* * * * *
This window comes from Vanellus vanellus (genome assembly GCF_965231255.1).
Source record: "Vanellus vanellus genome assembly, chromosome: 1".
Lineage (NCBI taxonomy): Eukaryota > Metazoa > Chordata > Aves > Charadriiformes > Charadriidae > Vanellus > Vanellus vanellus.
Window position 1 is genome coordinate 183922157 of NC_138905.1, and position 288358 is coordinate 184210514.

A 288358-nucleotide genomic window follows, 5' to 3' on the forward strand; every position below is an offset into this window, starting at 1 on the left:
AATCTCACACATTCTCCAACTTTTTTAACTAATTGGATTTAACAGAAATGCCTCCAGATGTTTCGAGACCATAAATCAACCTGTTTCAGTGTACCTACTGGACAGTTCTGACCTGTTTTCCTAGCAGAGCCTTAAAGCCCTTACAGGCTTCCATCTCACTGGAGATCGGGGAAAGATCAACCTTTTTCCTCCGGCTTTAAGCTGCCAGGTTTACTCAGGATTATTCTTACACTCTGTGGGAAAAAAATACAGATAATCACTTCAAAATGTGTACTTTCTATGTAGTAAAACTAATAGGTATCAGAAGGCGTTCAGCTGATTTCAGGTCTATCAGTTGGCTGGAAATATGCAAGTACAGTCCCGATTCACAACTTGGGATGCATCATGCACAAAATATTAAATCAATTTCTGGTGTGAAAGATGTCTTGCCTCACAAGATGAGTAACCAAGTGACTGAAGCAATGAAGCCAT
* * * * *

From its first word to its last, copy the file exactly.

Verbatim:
This window comes from Vanellus vanellus (genome assembly GCF_965231255.1).
Source record: "Vanellus vanellus genome assembly, chromosome: 1".
Lineage (NCBI taxonomy): Eukaryota > Metazoa > Chordata > Aves > Charadriiformes > Charadriidae > Vanellus > Vanellus vanellus.
Window position 1 is genome coordinate 183922157 of NC_138905.1, and position 288358 is coordinate 184210514.

A 288358-nucleotide genomic window follows, 5' to 3' on the forward strand; every position below is an offset into this window, starting at 1 on the left:
AATCTCACACATTCTCCAACTTTTTTAACTAATTGGATTTAACAGAAATGCCTCCAGATGTTTCGAGACCATAAATCAACCTGTTTCAGTGTACCTACTGGACAGTTCTGACCTGTTTTCCTAGCAGAGCCTTAAAGCCCTTACAGGCTTCCATCTCACTGGAGATCGGGGAAAGATCAACCTTTTTCCTCCGGCTTTAAGCTGCCAGGTTTACTCAGGATTATTCTTACACTCTGTGGGAAAAAAATACAGATAATCACTTCAAAATGTGTACTTTCTATGTAGTAAAACTAATAGGTATCAGAAGGCGTTCAGCTGATTTCAGGTCTATCAGTTGGCTGGAAATATGCAAGTACAGTCCCGATTCACAACTTGGGATGCATCATGCACAAAATATTAAATCAATTTCTGGTGTGAAAGATGTCTTGCCTCACAAGATGAGTAACCAAGTGACTGAAGCAATGAAGCCAT